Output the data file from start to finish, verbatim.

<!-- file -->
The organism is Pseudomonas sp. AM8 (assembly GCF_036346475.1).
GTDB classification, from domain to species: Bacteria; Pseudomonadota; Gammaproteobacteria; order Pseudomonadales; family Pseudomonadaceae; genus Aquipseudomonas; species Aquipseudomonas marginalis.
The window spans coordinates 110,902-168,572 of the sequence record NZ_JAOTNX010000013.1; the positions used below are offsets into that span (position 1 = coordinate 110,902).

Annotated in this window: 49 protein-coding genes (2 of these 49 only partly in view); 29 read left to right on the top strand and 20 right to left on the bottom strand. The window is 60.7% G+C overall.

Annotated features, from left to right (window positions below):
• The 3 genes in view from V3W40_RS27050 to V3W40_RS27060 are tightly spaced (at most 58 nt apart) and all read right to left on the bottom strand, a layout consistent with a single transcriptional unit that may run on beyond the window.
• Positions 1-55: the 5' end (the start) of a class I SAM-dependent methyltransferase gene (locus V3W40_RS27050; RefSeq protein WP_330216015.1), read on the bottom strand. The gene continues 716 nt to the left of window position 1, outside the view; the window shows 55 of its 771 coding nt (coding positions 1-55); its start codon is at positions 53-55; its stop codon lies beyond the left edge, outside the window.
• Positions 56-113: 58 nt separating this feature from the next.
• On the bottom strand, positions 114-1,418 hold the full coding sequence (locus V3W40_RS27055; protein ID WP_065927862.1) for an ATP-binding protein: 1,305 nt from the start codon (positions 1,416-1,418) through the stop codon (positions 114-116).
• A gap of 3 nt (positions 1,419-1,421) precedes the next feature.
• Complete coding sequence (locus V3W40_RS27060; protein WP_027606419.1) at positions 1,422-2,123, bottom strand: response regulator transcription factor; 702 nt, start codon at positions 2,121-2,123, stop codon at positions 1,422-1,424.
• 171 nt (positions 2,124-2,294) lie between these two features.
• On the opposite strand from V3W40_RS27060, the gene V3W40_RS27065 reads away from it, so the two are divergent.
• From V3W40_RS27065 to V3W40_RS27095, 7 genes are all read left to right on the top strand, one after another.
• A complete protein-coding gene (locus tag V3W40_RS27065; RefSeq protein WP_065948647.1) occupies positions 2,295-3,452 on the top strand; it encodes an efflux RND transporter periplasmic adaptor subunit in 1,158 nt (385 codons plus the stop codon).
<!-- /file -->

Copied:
The organism is Pseudomonas sp. AM8 (assembly GCF_036346475.1).
GTDB classification, from domain to species: Bacteria; Pseudomonadota; Gammaproteobacteria; order Pseudomonadales; family Pseudomonadaceae; genus Aquipseudomonas; species Aquipseudomonas marginalis.
The window spans coordinates 110,902-168,572 of the sequence record NZ_JAOTNX010000013.1; the positions used below are offsets into that span (position 1 = coordinate 110,902).

Annotated in this window: 49 protein-coding genes (2 of these 49 only partly in view); 29 read left to right on the top strand and 20 right to left on the bottom strand. The window is 60.7% G+C overall.

Annotated features, from left to right (window positions below):
• The 3 genes in view from V3W40_RS27050 to V3W40_RS27060 are tightly spaced (at most 58 nt apart) and all read right to left on the bottom strand, a layout consistent with a single transcriptional unit that may run on beyond the window.
• Positions 1-55: the 5' end (the start) of a class I SAM-dependent methyltransferase gene (locus V3W40_RS27050; RefSeq protein WP_330216015.1), read on the bottom strand. The gene continues 716 nt to the left of window position 1, outside the view; the window shows 55 of its 771 coding nt (coding positions 1-55); its start codon is at positions 53-55; its stop codon lies beyond the left edge, outside the window.
• Positions 56-113: 58 nt separating this feature from the next.
• On the bottom strand, positions 114-1,418 hold the full coding sequence (locus V3W40_RS27055; protein ID WP_065927862.1) for an ATP-binding protein: 1,305 nt from the start codon (positions 1,416-1,418) through the stop codon (positions 114-116).
• A gap of 3 nt (positions 1,419-1,421) precedes the next feature.
• Complete coding sequence (locus V3W40_RS27060; protein WP_027606419.1) at positions 1,422-2,123, bottom strand: response regulator transcription factor; 702 nt, start codon at positions 2,121-2,123, stop codon at positions 1,422-1,424.
• 171 nt (positions 2,124-2,294) lie between these two features.
• On the opposite strand from V3W40_RS27060, the gene V3W40_RS27065 reads away from it, so the two are divergent.
• From V3W40_RS27065 to V3W40_RS27095, 7 genes are all read left to right on the top strand, one after another.
• A complete protein-coding gene (locus tag V3W40_RS27065; RefSeq protein WP_065948647.1) occupies positions 2,295-3,452 on the top strand; it encodes an efflux RND transporter periplasmic adaptor subunit in 1,158 nt (385 codons plus the stop codon).